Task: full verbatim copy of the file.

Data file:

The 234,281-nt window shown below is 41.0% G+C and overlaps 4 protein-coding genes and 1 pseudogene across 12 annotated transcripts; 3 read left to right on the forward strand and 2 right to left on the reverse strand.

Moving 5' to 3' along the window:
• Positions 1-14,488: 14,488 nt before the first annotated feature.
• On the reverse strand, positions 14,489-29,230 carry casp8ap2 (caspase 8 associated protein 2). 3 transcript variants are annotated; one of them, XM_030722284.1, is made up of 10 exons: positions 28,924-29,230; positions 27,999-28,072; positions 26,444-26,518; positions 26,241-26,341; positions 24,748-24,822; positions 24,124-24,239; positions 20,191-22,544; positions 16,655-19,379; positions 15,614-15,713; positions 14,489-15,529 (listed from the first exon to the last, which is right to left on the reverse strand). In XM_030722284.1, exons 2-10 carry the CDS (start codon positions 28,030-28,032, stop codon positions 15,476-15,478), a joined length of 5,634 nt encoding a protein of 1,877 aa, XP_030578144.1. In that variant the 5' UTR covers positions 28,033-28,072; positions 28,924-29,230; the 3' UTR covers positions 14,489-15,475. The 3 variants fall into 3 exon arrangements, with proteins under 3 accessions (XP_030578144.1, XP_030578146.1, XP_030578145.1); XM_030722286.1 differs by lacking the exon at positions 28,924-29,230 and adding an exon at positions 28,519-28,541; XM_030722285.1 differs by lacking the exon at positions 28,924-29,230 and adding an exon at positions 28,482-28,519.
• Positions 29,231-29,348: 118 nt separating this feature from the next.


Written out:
The 234,281-nt window shown below is 41.0% G+C and overlaps 4 protein-coding genes and 1 pseudogene across 12 annotated transcripts; 3 read left to right on the forward strand and 2 right to left on the reverse strand.

Moving 5' to 3' along the window:
• Positions 1-14,488: 14,488 nt before the first annotated feature.
• On the reverse strand, positions 14,489-29,230 carry casp8ap2 (caspase 8 associated protein 2). 3 transcript variants are annotated; one of them, XM_030722284.1, is made up of 10 exons: positions 28,924-29,230; positions 27,999-28,072; positions 26,444-26,518; positions 26,241-26,341; positions 24,748-24,822; positions 24,124-24,239; positions 20,191-22,544; positions 16,655-19,379; positions 15,614-15,713; positions 14,489-15,529 (listed from the first exon to the last, which is right to left on the reverse strand). In XM_030722284.1, exons 2-10 carry the CDS (start codon positions 28,030-28,032, stop codon positions 15,476-15,478), a joined length of 5,634 nt encoding a protein of 1,877 aa, XP_030578144.1. In that variant the 5' UTR covers positions 28,033-28,072; positions 28,924-29,230; the 3' UTR covers positions 14,489-15,475. The 3 variants fall into 3 exon arrangements, with proteins under 3 accessions (XP_030578144.1, XP_030578146.1, XP_030578145.1); XM_030722286.1 differs by lacking the exon at positions 28,924-29,230 and adding an exon at positions 28,519-28,541; XM_030722285.1 differs by lacking the exon at positions 28,924-29,230 and adding an exon at positions 28,482-28,519.
• Positions 29,231-29,348: 118 nt separating this feature from the next.